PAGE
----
same time allow him a full prospect of the country around him, no building was so proper as a dome set on columns. In the later monuments and coins of Italy and Rome, it is common to find the Etruscan dome and the Grecian temple combined: the celebrated Pantheon was of this form, even in its most ancient state. The arch is very frequent in the magnificent buildings of Rome, after the Roman conquests, such as the Coliseum, the Dioclesian baths, and the triumphal arches; where elegance of form was manifestly an object of attention. It will be seen that our opinion does not coincide with that of M. Dutens respecting the very early origin of the scientific construction of the arch: indeed, we conceive, that his citations, numerous as they are, cannot produce conviction in any mind accustomed to estimate the value of evidence.
But this kind of inquiry, however interesting, cannot be pursued here. Mr. Ware, by directing bis attention to the theory of arches, naturally calls ours thither : and, as it is a subject which but seldom exercises the talents of either our mathematicians or our architects, we shall perhaps be excused by the general reader, if, for the sake of our scientific friends, we indulge in a short disquisition on the present occasion.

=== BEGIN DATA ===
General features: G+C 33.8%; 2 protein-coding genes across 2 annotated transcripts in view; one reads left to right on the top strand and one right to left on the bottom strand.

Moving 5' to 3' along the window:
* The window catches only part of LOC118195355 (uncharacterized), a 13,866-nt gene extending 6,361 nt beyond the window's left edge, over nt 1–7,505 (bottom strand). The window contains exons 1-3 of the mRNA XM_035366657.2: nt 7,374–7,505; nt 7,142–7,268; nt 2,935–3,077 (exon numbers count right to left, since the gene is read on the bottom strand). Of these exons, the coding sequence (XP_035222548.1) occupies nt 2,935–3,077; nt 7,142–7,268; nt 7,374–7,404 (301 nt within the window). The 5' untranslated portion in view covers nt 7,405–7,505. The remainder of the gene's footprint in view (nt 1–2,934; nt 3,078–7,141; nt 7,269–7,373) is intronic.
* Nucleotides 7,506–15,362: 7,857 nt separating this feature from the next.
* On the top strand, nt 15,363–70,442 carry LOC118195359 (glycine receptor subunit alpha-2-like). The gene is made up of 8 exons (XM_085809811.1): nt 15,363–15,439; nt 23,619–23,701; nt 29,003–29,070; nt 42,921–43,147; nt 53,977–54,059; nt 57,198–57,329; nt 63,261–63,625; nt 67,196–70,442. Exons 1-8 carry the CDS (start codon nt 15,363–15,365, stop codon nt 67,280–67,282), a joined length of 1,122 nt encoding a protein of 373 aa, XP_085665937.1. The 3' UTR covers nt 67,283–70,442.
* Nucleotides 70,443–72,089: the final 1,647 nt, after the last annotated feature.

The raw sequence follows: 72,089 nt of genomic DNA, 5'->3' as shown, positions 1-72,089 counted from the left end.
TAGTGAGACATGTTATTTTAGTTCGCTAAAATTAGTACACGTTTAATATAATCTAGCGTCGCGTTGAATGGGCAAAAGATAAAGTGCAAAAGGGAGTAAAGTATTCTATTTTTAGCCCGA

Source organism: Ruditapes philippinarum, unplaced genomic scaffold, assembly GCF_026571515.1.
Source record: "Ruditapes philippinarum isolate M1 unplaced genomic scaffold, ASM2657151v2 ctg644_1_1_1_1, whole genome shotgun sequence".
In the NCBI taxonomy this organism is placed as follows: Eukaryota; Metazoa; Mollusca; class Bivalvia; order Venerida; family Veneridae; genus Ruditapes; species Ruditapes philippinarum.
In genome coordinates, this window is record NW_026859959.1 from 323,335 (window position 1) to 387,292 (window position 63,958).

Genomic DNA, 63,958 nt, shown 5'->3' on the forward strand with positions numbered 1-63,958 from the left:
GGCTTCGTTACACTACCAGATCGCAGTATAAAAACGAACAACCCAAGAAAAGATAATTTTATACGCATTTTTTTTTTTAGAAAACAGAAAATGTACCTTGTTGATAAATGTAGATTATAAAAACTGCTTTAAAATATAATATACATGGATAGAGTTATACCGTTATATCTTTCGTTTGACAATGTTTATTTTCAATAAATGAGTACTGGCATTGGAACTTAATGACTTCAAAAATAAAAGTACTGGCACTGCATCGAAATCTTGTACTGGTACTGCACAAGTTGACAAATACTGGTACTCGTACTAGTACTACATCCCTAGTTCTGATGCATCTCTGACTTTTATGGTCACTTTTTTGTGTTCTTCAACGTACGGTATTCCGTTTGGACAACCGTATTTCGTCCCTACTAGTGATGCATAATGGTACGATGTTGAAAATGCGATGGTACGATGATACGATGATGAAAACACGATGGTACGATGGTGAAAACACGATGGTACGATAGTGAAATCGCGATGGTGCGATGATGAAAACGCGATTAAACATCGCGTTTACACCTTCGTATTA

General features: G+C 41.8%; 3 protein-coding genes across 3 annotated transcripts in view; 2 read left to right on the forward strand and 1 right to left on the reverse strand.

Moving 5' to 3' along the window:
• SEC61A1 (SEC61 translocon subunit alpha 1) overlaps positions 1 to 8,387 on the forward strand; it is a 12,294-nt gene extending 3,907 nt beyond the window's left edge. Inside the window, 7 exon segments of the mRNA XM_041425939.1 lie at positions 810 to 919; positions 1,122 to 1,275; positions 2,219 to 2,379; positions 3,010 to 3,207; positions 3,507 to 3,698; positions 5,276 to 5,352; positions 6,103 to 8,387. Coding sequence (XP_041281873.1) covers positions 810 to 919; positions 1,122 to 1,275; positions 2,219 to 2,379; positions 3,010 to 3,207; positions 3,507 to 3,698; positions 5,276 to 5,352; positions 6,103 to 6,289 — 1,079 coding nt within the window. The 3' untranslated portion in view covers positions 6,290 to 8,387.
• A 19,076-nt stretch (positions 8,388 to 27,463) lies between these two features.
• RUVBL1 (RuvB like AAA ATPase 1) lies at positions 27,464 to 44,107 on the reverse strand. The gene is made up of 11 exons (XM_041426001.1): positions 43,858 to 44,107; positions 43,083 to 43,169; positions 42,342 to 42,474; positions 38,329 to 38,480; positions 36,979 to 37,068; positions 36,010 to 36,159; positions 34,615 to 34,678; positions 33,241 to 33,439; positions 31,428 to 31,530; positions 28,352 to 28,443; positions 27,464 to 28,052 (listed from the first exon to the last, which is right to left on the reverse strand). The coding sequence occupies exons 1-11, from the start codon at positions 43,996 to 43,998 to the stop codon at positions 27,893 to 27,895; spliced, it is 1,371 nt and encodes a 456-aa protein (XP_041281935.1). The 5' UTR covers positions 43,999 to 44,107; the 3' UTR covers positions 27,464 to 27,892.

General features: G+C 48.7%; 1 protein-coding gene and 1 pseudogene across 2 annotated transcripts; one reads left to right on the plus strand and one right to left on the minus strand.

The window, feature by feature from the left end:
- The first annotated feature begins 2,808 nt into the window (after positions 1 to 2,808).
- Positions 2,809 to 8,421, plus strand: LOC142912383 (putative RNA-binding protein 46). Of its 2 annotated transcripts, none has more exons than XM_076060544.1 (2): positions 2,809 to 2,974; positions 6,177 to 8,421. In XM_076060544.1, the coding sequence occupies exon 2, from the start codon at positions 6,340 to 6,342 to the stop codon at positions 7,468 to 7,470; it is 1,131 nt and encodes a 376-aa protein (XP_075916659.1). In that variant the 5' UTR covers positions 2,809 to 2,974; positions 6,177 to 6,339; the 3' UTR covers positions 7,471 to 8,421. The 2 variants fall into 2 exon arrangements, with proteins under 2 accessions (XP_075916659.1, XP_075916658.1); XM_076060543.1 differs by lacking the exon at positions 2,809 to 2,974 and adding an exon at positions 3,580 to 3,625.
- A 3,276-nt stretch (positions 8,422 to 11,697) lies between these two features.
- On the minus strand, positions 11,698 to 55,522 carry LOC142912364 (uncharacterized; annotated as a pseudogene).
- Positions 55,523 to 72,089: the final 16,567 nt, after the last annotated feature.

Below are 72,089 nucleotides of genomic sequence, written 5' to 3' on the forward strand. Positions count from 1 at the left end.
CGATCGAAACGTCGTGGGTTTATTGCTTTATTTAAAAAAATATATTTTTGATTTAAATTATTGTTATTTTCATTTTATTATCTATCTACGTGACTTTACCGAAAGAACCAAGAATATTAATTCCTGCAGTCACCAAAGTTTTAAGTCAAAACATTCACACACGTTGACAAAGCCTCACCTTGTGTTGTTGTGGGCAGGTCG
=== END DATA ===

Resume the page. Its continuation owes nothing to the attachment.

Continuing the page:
The simplest possible case of a covering to an edifice, that of a block of stone placed horizontally upon the top of two parallel vertical walls, gives little scope for the investigations of theorists. Let but the block hang over sufficiently and equally on the exterior side of each wall; and no weight, short of that which would crush the wall or the block, would by its vertical pressure on the middle of the roof endanger the structure. But, instead of a single block, suppose there were two equal ones which are to be set in a sloping direction from the top of each wall, and to meet in an angle or edge in the midway between the two walls: then it is evident, that some care will be requisite in the adjustment of the magnitude and weight of the blocks, their angle of inclination to the horizon, &c. that the lateral pressure, or thrust, should not be sufficient to force out the walls from their vertical position, and thus overset the whole. Conceive the sloping blocks separated by a horizontal block placed between them, so as to operate upon all below like a wedge, and the condition of equilibrium will again be changed. And if a fourth block be interposed, so as to give the whole the shape of what is now called a kirb roof, those conditions will of course receive ano, ther alteration. Let other blocks or stones be conceived su. perposed in a variety of ways--so, for example, as make the structure assume the shape of a polygon or a curve beneath, while it has a horizontal right line above; and the conditions of equilibrium will become still more complex: Nou